Ethics Reform Restores Some Equilibrium
Gauging the historical significance of the moment isn't an easy task. So perhaps the political upheaval and scandal in North Carolina over the past five or six years will turn into just a footnote in the state's political history, blotted out by future events.
I don't think so.
Criminal investigations that send a state House speaker off to prison, led to the indictment of a top lieutenant of a former governor and put that former governor under threat of indictment are not historical norms for North Carolina.
That's not to suggest that politics and scandal of one sort or the other haven't always gone together. It always will when, as Will Rogers once said, politics is really just the art of divvying up the swag.
Until recently, state contracting was where political scandal usually reared its head in North Carolina. That's no longer the case, because of shifts in money and power.
It's no coincidence that Jim Black became just the second House speaker to serve more than two terms, the first Democratic speaker to oversee a modern-day, multimillion-dollar fundraising operation, and the first to be sent to prison.
It may be no coincidence that Mike Easley was just the second governor to enjoy veto power and the first to use it, and is now the subject of a serious criminal investigation.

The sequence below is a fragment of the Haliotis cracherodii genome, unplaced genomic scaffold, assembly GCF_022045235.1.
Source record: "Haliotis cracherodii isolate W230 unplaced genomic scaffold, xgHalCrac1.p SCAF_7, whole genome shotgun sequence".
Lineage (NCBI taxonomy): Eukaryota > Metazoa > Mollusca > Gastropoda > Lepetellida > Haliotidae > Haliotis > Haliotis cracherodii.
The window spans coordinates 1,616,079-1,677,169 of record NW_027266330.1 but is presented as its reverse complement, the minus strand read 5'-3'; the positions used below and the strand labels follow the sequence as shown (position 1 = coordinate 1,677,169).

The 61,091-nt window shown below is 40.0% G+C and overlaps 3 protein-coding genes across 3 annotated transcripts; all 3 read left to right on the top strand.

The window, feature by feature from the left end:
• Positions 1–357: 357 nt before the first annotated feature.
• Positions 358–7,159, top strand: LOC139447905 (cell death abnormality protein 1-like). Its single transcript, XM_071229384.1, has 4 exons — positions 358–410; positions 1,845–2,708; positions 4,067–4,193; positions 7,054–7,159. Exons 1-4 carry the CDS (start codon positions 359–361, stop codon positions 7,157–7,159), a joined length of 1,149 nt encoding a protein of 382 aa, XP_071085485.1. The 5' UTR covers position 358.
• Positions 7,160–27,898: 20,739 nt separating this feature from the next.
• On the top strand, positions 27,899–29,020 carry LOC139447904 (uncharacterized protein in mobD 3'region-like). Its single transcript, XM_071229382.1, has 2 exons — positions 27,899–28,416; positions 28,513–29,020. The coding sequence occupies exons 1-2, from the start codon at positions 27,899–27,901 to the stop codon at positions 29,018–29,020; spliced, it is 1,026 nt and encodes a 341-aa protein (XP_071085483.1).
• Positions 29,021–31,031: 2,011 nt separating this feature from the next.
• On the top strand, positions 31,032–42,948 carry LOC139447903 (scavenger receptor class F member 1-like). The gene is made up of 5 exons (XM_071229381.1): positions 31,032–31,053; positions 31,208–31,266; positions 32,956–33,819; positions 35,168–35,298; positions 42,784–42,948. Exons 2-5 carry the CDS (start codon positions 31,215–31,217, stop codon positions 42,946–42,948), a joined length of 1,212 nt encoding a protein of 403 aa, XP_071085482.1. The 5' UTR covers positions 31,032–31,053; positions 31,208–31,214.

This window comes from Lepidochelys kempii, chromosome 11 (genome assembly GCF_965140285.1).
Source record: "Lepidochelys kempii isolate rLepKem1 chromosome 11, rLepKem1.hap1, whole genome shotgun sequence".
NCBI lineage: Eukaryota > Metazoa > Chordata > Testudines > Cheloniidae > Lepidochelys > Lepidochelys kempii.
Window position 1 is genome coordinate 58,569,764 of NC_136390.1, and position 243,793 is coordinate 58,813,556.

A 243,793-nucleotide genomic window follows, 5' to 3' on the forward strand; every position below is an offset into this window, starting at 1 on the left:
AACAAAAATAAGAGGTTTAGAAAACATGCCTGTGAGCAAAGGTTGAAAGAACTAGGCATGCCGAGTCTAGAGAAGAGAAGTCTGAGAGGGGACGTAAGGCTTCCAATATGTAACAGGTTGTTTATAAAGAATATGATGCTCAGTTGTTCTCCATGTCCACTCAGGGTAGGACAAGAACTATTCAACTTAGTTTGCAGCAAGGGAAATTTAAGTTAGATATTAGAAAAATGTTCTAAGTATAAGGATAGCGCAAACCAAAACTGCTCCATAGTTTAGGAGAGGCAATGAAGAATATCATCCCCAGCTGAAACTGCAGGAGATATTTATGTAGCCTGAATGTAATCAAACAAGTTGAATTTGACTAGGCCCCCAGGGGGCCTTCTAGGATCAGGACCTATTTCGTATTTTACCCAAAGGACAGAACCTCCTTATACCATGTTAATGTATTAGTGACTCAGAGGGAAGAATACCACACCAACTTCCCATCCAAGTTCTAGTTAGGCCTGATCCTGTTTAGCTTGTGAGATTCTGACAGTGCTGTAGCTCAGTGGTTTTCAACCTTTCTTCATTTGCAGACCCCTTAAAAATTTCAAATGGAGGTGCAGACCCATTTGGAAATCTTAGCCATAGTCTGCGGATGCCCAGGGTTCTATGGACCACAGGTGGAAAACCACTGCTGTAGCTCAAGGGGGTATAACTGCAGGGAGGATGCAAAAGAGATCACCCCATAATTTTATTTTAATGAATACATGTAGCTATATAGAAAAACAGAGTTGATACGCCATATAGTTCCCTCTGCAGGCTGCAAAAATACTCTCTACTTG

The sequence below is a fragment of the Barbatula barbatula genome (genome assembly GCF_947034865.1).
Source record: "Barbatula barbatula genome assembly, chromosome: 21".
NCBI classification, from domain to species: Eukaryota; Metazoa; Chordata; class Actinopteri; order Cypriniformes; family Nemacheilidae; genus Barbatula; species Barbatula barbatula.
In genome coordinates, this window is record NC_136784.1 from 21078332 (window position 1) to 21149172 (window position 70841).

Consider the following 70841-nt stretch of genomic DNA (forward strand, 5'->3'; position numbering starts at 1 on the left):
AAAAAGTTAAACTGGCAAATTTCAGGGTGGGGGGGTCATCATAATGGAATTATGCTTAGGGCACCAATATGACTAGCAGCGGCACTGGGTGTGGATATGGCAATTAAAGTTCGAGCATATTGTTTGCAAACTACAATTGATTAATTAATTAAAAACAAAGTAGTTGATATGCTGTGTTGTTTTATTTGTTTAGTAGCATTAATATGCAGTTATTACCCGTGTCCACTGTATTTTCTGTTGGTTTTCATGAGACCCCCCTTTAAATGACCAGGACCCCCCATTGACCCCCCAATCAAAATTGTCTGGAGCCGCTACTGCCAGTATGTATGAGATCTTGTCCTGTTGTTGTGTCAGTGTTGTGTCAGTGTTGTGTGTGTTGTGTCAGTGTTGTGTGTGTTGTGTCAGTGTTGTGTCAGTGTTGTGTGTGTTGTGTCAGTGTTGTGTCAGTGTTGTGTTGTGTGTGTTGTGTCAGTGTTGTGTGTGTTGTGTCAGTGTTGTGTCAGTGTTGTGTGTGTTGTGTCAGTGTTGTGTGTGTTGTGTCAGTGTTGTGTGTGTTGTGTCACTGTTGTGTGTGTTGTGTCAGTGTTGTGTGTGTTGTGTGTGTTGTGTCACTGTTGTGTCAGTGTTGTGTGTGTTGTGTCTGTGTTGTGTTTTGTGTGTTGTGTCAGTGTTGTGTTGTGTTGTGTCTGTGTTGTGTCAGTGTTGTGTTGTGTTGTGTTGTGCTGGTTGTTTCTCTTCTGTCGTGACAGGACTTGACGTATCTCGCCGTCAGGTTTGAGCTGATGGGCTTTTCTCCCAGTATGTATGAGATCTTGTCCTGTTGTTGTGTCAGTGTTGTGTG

These scandals have only arisen as political power has become more concentrated among the governor, House speaker and Senate president pro tem. They've only happened as the money moving through legislative campaigns has gone from a dribble to a torrent.
Obviously, some people have performed better under this test of power than Black or Easley. That doesn't mean that the test hasn't become tougher. But the test could also become easier in the future.
Defenders of Black and Easley would say that one of the reasons they ran into trouble is because the rules weren't so clear.
Whether you agree with that assessment or not, prior to 2005, North Carolina's laws to ensure that elected and appointed officials kept it out of the ditch didn't contemplate six-figure legislative campaigns and modern-day fundraising operations in which legislative leaders raised millions.
Three separate batches of ethics reform laws passed by the legislature over the last five years are an inevitable response to that money and the need to draw brighter lines in the fray around it.
State lawmakers passed the latest ethics reforms in the wee hours of Saturday morning, just before adjourning for the year.
Like their earlier efforts, the legislation will make for better government. It makes criminal penalties tougher for exceeding donation limits by giving in the name of an employee or someone else. It requires that more fundraising activities be disclosed. It allows the public to know more about state worker raises, promotions or firings.
The latest laws draw those clearer lines. And they do something else: They seek to restore some equilibrium to a state of -politics that's been missing it for some time.
Scott Mooneyham writes for Capitol Press Association in Raleigh. Contact him at firstname.lastname@example.org.
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